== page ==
Person of the Month: Amber Straughn, PH.D

I am an Astrophysicist, the Associate Director of the Astrophysics Science Division and Deputy Project Scientist for the James Webb Space Telescope Science Communications at NASA’s Goddard Space Flight Center. I have been an astrophysicist at NASA for 15 years.

Photo by Chris Gunn, NASA


I lived in Bee Branch (Van Buren County) from birth through high school (1979 – 1998). Now I live in Glenn Dale, Md.


My husband, Matt Straughn, and I have been married for 22 years. We met at the University of Arkansas. My mom, Carolyn Wetherelt (and stepdad Colin), still live in Bee Branch, where I grew up, as does my brother, Shane Holley; my sister, Ashley, and her husband, Ashkon, live in Fayetteville. My father-in-law is in Little Rock – most of our family is still in Arkansas so we make it back a lot!


I graduated from South Side High School in Bee Branch in 1998 and attended the University of Arkansas (go Hogs!), where I got my B.S. in physics in 2002. I earned my Master & Ph.D. in physics with an emphasis in astrophysics from Arizona State University in 2008.


I’m involved in several community groups here in Maryland, including some focused on providing food assistance and companionship to senior citizens, as well as racial justice and voting rights activism groups.

Most cherished possession: 

I tend to cherish memories and experiences more than possessions, but I do love my collection of photos – probably because they remind me of past experiences! I’m also fond of various gifts from my husband, including several photos and album covers signed by my favorite musical artists. I also have a book signed by Buzz Aldrin.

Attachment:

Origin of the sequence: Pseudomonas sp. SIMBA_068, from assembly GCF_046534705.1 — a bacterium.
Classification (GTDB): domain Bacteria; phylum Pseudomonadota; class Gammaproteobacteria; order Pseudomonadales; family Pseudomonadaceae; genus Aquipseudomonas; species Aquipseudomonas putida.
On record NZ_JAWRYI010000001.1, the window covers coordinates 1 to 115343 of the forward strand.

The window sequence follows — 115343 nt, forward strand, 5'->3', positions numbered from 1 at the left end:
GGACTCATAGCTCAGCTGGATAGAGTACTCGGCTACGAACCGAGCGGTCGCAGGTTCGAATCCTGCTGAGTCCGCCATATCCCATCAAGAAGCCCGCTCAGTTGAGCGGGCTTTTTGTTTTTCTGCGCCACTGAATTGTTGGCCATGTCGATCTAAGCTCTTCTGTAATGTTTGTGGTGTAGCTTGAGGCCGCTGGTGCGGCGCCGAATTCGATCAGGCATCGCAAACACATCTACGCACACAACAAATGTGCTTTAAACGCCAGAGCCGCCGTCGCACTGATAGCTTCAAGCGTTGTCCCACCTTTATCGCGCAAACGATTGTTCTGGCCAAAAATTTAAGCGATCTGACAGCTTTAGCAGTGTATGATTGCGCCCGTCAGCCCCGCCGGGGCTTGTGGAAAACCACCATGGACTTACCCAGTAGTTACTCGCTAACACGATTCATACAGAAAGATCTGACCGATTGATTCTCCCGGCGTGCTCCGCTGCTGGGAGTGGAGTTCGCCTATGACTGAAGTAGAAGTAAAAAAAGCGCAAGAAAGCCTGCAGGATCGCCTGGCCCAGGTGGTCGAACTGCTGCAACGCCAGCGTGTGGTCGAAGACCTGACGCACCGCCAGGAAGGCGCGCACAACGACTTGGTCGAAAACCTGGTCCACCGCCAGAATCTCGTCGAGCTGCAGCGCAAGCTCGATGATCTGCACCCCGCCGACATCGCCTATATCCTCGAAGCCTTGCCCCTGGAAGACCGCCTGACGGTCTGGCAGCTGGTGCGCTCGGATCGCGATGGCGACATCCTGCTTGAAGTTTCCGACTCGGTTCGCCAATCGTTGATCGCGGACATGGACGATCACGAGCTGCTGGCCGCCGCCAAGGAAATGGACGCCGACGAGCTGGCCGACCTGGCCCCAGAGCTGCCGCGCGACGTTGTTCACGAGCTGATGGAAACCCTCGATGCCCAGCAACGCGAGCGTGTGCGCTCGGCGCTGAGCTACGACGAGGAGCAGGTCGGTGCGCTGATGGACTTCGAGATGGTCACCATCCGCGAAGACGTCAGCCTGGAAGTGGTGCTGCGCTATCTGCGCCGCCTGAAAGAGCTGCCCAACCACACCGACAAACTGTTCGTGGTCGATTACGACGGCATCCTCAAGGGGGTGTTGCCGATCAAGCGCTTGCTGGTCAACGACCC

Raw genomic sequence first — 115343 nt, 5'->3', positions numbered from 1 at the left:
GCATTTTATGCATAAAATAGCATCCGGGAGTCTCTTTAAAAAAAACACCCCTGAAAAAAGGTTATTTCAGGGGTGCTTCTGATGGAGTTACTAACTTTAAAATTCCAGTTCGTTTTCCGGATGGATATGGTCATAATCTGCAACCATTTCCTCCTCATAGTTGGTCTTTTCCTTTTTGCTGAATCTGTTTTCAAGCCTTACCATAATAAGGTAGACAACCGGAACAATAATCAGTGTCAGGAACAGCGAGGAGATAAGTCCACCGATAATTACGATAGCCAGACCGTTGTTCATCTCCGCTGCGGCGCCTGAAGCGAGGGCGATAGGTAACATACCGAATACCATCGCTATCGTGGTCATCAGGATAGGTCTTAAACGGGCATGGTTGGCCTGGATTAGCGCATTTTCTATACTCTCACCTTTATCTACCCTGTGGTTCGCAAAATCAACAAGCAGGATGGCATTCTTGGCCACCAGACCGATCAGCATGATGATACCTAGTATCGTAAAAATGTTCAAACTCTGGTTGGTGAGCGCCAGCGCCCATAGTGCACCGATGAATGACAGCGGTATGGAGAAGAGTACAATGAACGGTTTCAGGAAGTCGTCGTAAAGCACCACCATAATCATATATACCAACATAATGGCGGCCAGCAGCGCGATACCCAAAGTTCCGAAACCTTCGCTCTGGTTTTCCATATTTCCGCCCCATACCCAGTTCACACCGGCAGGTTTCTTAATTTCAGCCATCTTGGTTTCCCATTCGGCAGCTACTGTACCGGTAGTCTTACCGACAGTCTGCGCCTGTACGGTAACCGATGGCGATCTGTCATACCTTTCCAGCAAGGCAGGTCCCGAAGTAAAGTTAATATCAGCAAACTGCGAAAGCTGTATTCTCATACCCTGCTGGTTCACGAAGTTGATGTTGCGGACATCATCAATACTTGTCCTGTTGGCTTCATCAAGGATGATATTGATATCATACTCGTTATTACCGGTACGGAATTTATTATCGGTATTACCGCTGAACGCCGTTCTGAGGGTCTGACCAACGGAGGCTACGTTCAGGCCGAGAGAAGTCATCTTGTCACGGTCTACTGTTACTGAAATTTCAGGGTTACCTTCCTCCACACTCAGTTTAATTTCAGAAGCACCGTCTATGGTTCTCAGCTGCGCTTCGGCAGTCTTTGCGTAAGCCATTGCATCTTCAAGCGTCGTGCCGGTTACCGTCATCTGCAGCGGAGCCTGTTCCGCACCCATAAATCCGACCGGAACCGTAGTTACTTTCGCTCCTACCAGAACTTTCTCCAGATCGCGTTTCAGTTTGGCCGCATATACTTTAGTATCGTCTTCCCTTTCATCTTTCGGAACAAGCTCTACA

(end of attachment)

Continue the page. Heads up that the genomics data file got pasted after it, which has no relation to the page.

Professional accomplishments:

 I’m a first-generation college student, so getting a Ph.D. in itself was a huge goal and accomplishment for me. My job at NASA is pretty much my dream job! As part of my NASA work, I’ve met both Presidents Obama and Biden, as well as Vice President Harris. I’ve been featured on two episodes of CBS’ “60 Minutes” and in several science documentaries (including one that won an Emmy), done live interviews on CNN, and received several alumni awards from the University of Arkansas.

At what age did your love for space develop and how did that unfold: 

I’ve loved space for as long as I can remember looking up at the dark night skies in Bee Branch. I was very young – elementary school age – when I started really wondering what was beyond the stars I could see with my eyes and how it all worked. I remember that NASA’s Hubble Space Telescope launched when I was in the fifth grade and being blown away by the images after the mirror was fixed. Space has always been a calling for me.

Most exciting project: 

My most exciting project is the main project I’m working on now: the James Webb Space Telescope (JWST)! I’ve been working on it for more than 15 years, and when it finally launched into space on Christmas Day 2021 and we got the first images back in July 2022, I knew it was all worth it. JWST is the largest, most complex telescope we’ve ever sent to space, and in just the short year and a half that it’s been returning data, it’s already starting to revolutionize our understanding of the universe. It’s incredible to be part of such an amazing team of brilliant, hard-working people.

Dr. Straughn will be speaking at Reynolds Performance Hall on the UCA campus, Sunday, April 7, 2024, the day before the eclipse. 

I’m so excited to be able to experience next year’s total eclipse in my home state! I’ll be doing some public events surrounding the eclipse, but plan to spend the day of the eclipse at home with my mom and family in Bee Branch to experience totality with them. I saw the 2017 total eclipse in Nashville, Tenn., and was surprised at what a surreal, emotional experience it was.  

Let’s all hope for clear skies next April!